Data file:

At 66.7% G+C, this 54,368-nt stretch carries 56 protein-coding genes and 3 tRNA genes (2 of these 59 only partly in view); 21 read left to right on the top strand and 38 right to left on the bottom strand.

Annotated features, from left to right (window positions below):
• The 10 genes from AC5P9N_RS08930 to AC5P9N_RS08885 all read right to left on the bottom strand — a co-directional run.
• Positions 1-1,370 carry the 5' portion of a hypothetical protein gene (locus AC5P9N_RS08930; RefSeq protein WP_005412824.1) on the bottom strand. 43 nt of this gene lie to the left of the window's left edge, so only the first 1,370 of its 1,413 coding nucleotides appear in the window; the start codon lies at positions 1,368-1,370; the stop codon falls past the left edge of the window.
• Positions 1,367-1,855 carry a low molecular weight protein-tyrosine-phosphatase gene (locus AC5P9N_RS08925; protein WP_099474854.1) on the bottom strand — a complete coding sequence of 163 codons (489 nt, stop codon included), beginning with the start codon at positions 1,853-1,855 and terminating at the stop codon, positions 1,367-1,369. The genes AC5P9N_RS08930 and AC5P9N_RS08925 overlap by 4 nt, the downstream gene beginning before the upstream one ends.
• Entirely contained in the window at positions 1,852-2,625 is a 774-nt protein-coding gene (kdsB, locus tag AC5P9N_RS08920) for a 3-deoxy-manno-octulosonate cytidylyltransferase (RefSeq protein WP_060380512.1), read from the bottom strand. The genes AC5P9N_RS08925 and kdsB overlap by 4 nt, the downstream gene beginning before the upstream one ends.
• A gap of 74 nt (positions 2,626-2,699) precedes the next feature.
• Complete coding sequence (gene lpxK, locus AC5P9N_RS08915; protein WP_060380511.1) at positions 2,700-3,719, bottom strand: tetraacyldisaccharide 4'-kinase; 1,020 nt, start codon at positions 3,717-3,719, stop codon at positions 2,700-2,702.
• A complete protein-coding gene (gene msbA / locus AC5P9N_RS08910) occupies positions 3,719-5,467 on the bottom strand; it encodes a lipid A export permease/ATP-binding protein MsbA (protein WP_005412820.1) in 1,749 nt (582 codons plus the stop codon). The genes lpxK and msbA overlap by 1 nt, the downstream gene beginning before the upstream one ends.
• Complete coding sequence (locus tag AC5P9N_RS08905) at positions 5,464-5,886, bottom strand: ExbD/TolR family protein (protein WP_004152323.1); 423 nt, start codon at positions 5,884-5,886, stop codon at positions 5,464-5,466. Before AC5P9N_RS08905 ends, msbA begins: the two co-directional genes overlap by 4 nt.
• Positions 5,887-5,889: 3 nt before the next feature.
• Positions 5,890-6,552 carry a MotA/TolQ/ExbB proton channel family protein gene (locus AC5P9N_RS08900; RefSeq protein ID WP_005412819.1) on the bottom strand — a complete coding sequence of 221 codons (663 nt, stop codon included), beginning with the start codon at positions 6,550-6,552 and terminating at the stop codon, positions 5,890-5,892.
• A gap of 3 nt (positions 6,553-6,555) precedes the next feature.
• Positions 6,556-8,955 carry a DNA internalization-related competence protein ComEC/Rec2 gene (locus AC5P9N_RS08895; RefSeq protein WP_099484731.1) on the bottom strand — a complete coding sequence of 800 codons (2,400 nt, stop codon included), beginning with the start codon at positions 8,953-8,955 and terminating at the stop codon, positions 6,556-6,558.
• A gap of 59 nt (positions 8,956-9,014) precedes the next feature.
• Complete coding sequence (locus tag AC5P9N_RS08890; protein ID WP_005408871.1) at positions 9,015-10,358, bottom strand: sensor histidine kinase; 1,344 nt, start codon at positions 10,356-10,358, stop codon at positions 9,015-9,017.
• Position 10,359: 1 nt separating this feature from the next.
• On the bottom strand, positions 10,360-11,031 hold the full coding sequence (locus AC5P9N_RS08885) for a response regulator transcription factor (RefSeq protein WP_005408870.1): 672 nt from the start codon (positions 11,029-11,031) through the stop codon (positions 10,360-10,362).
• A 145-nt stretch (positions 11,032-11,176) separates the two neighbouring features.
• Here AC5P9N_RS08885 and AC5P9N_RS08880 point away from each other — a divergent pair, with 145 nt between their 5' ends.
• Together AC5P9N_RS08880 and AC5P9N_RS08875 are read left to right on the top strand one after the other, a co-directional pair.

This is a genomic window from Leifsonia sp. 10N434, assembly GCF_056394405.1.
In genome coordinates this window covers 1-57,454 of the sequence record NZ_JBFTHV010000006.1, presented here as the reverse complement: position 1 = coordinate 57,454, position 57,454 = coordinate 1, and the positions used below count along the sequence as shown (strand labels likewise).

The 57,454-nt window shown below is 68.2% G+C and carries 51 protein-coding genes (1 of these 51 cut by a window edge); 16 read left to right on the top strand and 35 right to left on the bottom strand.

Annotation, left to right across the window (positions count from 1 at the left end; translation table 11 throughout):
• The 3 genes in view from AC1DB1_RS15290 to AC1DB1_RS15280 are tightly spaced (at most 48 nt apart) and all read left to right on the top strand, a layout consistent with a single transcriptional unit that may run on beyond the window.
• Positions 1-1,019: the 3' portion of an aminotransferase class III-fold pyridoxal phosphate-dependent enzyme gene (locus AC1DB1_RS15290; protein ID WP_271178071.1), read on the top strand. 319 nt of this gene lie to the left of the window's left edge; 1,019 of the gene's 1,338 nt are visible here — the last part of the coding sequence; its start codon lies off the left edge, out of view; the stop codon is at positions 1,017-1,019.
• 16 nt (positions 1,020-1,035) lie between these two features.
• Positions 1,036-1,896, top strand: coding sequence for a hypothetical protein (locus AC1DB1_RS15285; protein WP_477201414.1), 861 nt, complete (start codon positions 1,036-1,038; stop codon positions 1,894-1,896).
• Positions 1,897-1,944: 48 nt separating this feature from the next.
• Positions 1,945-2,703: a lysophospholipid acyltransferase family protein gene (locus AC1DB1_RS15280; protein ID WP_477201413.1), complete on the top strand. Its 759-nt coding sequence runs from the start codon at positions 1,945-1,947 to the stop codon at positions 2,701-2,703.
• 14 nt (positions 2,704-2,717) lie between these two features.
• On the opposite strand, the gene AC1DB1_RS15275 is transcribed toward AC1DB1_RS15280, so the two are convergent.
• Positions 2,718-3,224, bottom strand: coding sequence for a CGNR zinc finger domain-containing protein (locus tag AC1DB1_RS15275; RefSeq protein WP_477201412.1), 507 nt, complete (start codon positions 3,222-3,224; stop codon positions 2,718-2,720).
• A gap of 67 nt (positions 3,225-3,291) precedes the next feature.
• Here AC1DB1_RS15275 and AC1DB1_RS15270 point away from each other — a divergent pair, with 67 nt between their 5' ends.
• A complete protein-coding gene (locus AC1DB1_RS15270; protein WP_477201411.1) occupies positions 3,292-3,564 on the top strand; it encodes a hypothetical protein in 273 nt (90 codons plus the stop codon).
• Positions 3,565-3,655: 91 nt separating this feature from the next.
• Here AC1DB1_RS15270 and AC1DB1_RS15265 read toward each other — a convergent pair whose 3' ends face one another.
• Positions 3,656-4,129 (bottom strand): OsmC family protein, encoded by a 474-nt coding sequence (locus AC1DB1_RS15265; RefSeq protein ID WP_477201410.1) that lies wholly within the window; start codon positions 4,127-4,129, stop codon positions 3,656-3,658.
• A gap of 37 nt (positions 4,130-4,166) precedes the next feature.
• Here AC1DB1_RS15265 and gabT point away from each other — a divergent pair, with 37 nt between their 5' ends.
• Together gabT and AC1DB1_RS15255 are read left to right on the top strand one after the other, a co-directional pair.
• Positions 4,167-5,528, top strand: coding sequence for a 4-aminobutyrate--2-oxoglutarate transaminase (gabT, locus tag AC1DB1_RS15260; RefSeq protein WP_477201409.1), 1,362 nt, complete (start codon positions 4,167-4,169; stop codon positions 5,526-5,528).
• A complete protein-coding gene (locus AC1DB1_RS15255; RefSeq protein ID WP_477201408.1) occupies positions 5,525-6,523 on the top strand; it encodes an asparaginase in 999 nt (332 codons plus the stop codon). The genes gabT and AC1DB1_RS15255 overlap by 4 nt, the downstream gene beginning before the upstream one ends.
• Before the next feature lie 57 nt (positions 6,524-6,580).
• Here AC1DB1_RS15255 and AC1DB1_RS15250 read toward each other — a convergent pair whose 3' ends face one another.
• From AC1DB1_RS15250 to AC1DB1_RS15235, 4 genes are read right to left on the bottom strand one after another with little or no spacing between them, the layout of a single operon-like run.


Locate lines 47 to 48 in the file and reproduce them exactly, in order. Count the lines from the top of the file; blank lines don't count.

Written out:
• Here AC1DB1_RS15255 and AC1DB1_RS15250 read toward each other — a convergent pair whose 3' ends face one another.
• From AC1DB1_RS15250 to AC1DB1_RS15235, 4 genes are read right to left on the bottom strand one after another with little or no spacing between them, the layout of a single operon-like run.